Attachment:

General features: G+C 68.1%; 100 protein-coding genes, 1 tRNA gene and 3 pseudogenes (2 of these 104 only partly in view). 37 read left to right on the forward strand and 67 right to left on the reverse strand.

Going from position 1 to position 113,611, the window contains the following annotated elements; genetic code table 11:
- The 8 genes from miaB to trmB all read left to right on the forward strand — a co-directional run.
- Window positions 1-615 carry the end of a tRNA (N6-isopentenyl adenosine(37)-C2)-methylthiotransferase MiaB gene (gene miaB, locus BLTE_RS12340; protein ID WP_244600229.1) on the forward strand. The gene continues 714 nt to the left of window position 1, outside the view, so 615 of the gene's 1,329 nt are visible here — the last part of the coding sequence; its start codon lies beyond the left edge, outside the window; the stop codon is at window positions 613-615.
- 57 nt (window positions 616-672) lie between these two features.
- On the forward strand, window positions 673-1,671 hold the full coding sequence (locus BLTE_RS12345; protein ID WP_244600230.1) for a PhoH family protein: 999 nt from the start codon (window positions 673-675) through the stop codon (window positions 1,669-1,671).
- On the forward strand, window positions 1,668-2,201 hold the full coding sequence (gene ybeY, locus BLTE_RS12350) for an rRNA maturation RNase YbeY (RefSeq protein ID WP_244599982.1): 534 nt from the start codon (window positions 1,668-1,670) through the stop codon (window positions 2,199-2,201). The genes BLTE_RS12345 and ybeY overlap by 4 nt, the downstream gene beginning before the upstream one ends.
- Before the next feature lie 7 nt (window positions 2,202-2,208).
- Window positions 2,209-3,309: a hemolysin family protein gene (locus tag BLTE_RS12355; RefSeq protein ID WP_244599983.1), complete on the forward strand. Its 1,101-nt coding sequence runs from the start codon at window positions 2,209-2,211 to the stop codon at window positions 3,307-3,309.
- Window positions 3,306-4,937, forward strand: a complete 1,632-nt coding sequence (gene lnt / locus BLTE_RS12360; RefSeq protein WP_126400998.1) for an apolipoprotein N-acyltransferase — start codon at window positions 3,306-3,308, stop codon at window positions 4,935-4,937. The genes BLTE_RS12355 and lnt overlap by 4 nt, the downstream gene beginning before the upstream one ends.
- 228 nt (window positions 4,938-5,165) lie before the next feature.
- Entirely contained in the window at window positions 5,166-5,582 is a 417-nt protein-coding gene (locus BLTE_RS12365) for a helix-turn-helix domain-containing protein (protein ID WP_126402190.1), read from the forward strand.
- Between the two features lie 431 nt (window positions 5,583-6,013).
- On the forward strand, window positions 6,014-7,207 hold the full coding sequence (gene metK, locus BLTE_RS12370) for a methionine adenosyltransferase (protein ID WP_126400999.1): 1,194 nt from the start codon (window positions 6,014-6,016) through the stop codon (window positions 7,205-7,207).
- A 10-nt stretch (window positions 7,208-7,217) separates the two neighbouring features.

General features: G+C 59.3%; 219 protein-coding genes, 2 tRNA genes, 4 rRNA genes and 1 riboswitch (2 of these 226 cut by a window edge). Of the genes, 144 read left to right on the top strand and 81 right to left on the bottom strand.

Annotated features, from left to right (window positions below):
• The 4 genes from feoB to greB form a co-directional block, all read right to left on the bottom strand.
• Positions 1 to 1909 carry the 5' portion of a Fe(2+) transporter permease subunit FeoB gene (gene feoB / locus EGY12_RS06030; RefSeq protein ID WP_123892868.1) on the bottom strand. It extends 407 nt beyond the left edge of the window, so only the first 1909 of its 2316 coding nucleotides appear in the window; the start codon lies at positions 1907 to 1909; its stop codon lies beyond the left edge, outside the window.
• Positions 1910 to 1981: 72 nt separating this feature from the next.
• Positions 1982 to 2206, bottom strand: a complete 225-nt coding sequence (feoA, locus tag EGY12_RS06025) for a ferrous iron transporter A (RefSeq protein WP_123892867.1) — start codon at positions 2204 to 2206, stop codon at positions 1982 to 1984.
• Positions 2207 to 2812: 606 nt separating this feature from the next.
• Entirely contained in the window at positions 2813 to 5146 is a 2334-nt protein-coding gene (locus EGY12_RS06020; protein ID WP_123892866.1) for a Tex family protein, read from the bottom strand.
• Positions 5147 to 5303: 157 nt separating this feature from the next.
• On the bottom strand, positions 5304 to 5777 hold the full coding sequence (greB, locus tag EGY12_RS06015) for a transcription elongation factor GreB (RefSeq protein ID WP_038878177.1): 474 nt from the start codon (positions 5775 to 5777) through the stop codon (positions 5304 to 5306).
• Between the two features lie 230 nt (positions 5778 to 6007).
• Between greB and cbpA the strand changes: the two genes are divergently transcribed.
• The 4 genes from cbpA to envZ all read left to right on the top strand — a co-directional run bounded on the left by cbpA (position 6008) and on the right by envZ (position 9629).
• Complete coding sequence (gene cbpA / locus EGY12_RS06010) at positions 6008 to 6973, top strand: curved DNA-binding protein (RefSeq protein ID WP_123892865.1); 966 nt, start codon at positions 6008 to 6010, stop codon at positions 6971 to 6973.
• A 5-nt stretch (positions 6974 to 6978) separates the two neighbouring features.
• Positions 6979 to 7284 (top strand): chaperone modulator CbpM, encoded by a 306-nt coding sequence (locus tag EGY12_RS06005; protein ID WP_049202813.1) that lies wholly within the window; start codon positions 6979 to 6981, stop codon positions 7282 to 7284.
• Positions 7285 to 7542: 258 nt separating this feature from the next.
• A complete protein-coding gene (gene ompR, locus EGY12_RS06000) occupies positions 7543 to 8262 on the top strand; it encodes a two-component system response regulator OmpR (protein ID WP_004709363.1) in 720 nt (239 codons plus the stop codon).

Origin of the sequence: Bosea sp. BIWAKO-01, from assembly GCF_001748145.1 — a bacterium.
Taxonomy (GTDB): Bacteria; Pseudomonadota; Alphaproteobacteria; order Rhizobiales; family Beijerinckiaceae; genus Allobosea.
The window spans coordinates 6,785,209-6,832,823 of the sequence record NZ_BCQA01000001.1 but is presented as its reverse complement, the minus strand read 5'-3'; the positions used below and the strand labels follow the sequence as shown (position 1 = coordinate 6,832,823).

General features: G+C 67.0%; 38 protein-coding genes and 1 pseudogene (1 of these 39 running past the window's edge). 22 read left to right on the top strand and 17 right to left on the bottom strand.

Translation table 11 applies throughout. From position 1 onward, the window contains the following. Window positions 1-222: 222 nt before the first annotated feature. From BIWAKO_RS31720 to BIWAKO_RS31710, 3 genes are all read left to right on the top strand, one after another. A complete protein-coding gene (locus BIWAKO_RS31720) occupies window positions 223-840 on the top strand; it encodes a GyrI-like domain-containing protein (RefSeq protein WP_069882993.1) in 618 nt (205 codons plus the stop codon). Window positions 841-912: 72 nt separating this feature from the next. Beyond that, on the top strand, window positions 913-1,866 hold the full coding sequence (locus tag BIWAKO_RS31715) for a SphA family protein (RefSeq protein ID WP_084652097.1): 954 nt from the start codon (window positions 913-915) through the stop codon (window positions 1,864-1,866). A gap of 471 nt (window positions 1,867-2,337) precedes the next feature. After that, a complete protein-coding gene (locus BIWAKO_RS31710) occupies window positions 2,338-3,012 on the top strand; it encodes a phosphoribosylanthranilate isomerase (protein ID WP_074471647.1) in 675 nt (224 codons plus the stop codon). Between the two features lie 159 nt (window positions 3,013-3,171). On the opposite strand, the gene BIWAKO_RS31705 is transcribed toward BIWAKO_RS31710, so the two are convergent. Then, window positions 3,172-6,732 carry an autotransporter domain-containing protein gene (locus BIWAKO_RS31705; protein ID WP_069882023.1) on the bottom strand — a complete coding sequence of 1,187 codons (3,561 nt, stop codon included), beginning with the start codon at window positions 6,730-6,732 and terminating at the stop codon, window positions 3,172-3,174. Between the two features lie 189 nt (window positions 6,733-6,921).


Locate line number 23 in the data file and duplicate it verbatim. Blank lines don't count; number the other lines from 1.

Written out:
• Entirely contained in the window at positions 2813 to 5146 is a 2334-nt protein-coding gene (locus EGY12_RS06020; protein ID WP_123892866.1) for a Tex family protein, read from the bottom strand.